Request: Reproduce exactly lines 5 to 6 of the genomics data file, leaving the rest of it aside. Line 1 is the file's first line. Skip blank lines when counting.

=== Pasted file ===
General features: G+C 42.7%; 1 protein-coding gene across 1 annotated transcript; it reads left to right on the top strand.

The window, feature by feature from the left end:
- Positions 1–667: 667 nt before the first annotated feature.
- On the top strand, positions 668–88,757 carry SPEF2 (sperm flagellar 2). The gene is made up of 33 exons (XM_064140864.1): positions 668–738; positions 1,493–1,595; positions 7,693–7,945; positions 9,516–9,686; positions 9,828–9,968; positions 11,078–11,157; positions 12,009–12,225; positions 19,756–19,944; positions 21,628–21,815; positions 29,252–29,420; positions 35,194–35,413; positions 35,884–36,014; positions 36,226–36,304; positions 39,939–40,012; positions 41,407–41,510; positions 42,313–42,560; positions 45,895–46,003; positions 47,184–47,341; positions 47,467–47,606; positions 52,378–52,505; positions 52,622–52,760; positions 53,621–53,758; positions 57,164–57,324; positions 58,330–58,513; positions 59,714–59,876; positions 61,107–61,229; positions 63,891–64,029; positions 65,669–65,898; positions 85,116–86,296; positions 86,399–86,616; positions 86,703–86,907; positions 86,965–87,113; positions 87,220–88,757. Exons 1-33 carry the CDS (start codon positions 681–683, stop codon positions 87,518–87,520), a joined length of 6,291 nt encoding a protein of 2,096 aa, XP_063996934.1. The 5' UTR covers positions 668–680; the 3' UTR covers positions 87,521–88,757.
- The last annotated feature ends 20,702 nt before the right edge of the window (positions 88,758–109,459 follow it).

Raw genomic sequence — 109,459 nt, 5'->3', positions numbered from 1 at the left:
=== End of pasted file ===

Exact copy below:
- The last annotated feature ends 20,702 nt before the right edge of the window (positions 88,758–109,459 follow it).

Raw genomic sequence — 109,459 nt, 5'->3', positions numbered from 1 at the left: